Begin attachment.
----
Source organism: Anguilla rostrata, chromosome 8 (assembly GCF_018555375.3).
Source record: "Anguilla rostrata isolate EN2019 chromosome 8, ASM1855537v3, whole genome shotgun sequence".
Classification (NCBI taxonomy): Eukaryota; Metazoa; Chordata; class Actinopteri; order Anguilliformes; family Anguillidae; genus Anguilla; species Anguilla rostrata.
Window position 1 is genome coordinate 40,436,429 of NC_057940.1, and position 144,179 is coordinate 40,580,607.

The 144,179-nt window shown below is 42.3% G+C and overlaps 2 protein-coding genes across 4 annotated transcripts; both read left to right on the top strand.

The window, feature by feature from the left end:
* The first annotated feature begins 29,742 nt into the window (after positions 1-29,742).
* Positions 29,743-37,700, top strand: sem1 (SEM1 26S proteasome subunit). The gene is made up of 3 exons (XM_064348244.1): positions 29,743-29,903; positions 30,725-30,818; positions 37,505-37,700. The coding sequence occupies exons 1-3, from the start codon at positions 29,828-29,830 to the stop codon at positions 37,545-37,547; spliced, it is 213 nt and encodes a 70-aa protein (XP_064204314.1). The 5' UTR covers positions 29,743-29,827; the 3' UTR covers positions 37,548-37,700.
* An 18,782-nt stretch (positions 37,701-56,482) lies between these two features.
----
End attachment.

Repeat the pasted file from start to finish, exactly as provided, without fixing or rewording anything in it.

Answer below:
Source organism: Anguilla rostrata, chromosome 8 (assembly GCF_018555375.3).
Source record: "Anguilla rostrata isolate EN2019 chromosome 8, ASM1855537v3, whole genome shotgun sequence".
Classification (NCBI taxonomy): Eukaryota; Metazoa; Chordata; class Actinopteri; order Anguilliformes; family Anguillidae; genus Anguilla; species Anguilla rostrata.
Window position 1 is genome coordinate 40,436,429 of NC_057940.1, and position 144,179 is coordinate 40,580,607.

The 144,179-nt window shown below is 42.3% G+C and overlaps 2 protein-coding genes across 4 annotated transcripts; both read left to right on the top strand.

The window, feature by feature from the left end:
* The first annotated feature begins 29,742 nt into the window (after positions 1-29,742).
* Positions 29,743-37,700, top strand: sem1 (SEM1 26S proteasome subunit). The gene is made up of 3 exons (XM_064348244.1): positions 29,743-29,903; positions 30,725-30,818; positions 37,505-37,700. The coding sequence occupies exons 1-3, from the start codon at positions 29,828-29,830 to the stop codon at positions 37,545-37,547; spliced, it is 213 nt and encodes a 70-aa protein (XP_064204314.1). The 5' UTR covers positions 29,743-29,827; the 3' UTR covers positions 37,548-37,700.
* An 18,782-nt stretch (positions 37,701-56,482) lies between these two features.